As promised last week while Adeki battled (and continues to battle) pneumonia, this week’s editorial will be about the recent actions taken by and against Electronic Arts largely in regards to the game Star Wars Battlefront II which released just a few days before the publication of this editorial. The goal of this editorial is to chronicle more of what led up to the disaster of a launch the game faced and the potential future of the title not speculate wildly and batter EA any more than everyone else already has (not that they do not deserve it). That being said, there may be a few facts repeated in this editorial that one can also find in SiliconNoob’s recent news post for context.
For a bit of background information on Electronic Arts, the company has won the title of being the “Worst Company in America” in an annual poll multiple times. In all seriousness, EA has an established reputation of buying up developers like PopCap and then ruining their franchises. An example of this can be found in Plants vs. Zombies 2: It’s About Time which had perfectly fine gameplay that was unfortunately marred by an excess of microtransactions and the inability to just purchase the game standalone the way players were able to with the original Plants vs. Zombies. This has translated to the ruination of franchises such as “Need for Speed”, “The Sims”, “Mass Effect” and possibly even “Titanfall” thanks to the recent aqcuisition of Respawn Entertainment. All because Electronic Arts really does not care about producing entertaining video games, they care about what makes them money. It just so happens to coincide that games that are reviewed favorably often sell better. Star Wars Battlefront II as a whole could very well be a very entertaining and solidly-built game, but the problem is that EA took a product which could have been seen as favorable and destroyed its public image. Which brings us to today, where with each passing day there seems to be a new headline about how screwed EA appears to be at the moment.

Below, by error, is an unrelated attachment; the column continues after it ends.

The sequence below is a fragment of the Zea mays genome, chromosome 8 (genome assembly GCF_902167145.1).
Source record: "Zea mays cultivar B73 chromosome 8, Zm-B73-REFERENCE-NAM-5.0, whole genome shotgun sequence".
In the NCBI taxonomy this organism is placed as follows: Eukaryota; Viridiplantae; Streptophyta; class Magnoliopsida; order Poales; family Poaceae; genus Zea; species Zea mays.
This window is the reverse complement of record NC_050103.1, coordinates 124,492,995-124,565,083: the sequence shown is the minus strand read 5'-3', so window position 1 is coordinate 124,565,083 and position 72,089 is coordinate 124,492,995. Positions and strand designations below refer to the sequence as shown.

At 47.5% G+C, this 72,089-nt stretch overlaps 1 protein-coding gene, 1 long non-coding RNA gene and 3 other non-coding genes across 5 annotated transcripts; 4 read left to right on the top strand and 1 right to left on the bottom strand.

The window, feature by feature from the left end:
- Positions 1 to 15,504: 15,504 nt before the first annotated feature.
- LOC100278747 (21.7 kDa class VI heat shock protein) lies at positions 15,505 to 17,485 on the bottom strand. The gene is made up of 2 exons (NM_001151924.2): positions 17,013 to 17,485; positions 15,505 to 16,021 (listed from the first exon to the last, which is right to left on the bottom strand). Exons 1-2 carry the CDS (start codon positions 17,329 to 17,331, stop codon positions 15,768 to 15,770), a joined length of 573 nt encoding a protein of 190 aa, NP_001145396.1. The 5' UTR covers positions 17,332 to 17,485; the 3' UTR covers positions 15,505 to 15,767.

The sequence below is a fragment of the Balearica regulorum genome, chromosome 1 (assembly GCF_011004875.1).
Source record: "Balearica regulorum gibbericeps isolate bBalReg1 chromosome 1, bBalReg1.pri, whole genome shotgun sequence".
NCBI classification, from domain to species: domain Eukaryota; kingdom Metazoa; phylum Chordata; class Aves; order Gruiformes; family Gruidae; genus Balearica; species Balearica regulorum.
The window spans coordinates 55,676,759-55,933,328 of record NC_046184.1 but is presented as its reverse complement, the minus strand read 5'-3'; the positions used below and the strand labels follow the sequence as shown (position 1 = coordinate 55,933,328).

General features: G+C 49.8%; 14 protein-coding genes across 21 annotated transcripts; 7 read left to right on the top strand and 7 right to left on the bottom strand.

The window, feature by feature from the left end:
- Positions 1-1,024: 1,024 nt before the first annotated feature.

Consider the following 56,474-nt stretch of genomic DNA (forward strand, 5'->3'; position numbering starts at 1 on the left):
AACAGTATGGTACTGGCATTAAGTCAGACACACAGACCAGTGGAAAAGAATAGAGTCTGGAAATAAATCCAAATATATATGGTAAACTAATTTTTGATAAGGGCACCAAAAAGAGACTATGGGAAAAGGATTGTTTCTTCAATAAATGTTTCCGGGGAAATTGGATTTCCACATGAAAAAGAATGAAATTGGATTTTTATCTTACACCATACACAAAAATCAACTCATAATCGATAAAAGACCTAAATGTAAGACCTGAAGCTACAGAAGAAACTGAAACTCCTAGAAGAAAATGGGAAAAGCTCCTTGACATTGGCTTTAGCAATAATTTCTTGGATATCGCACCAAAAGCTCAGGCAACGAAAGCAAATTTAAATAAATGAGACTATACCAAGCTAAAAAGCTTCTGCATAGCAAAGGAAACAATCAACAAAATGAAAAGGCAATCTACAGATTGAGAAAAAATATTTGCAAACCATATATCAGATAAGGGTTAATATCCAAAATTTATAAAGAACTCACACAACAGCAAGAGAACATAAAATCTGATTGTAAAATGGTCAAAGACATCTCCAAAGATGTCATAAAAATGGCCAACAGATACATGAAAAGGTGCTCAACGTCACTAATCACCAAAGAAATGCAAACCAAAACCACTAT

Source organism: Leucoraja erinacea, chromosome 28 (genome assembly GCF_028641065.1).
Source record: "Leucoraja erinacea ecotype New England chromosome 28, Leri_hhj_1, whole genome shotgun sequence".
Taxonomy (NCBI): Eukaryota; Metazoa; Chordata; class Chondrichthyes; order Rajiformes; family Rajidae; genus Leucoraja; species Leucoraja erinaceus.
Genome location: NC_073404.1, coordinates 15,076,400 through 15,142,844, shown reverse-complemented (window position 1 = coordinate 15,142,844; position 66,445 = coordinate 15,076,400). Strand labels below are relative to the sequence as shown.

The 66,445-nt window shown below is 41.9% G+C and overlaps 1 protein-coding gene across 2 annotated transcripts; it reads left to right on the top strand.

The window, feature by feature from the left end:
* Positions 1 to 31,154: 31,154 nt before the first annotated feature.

One of the main sparks that lit this online fire of rage was a post on Reddit where the user MBMMaverick complained about paying $80 to own the Elite Trooper Deluxe Edition of Star Wars Battlefront II only to have Darth Vader be locked as a playable character. The post read as follows: “This is a joke. I’ll be contacting EA support for a refund… I can’t even playing fucking Darth Vader?!?!? Disgusting. This age of “micro-transactions” has gone WAY too far. Leave it to EA though to stretch the boundaries.” Many other members of the Star Wars Battlefront II subreddit joined in on voicing their concerns about the fact that it would take an estimated 40 hours of gameplay to unlock each additional character to the point where EA decided to make a response. The main takeaway from EA’s response was, “The intent is to provide players with a sense of pride and accomplishment for unlocking different heroes.” This was more than enough to greatly upset the site of Reddit as a whole as the reply now has over 670,000 downvotes which was unprecedented at the time as the previously most downvoted comment only had about 20,000 downvotes and the user asked for said downvotes. The controversy grew and grew to the point where EA, in their infinite kindness, decided to reduce the costs of each additional character by 75%. There was one issue with this though, they also reduced the reward for completing the game’s campaign by 75% as well. Needless to say this only generated more outrage to the point where EA announced they would be removing all microtransactions from the game until further notice.
So where does this put EA now? Well, there already appears to be a hefty amount of damage done as Star Wars Battlefront II has not been recieving very good reviews and an extremely large amount of customers have either cancelled their pre-orders or campaigned heavily to make sure others do not purchase the game. When compared to the previous entry in the series Star Wars Battlefront physical sales are down a whopping 60% according to Eurogamer. While a small percentage under 10% could be here or there, the signs point towards the fact that the online campaigning done by disgruntled fans and customers is manifesting itself on the physical marketplace in a very real and serious way. Bob Iger, the CEO of Disney himself, had to call EA because of how large this controversy has gotten! Not to forget that just a few days ago Representative Chris Lee of Hawaii made an official statement denouncing EA’s business practices when it came to Star Wars Battlefront II along with some other comments towards the loot box system as a whole and how predatory in can be when enacted unreasonably. While it is still unclear to see how far this controversy will take itself and what actions EA will do in order to blanket this roaring fire, it should be interesting to see if Square Enix even thinks about trying to pull any fast ones on customers when it comes to the upcoming Kingdom Hearts III given their push towards games as a service. When it comes to money the House of Mouse does not play around.
So that is it for this week’s editorial all about EA and its attempt to screw over the consumer gone terribly awry. Where do you see yourself in terms of purchasing EA titles in the future, if you even were at all? What is your take on the recent and much more outspoken greed on behalf of the video game industry? Whatever the case may be, make sure to leave a comment below and let us know what you think!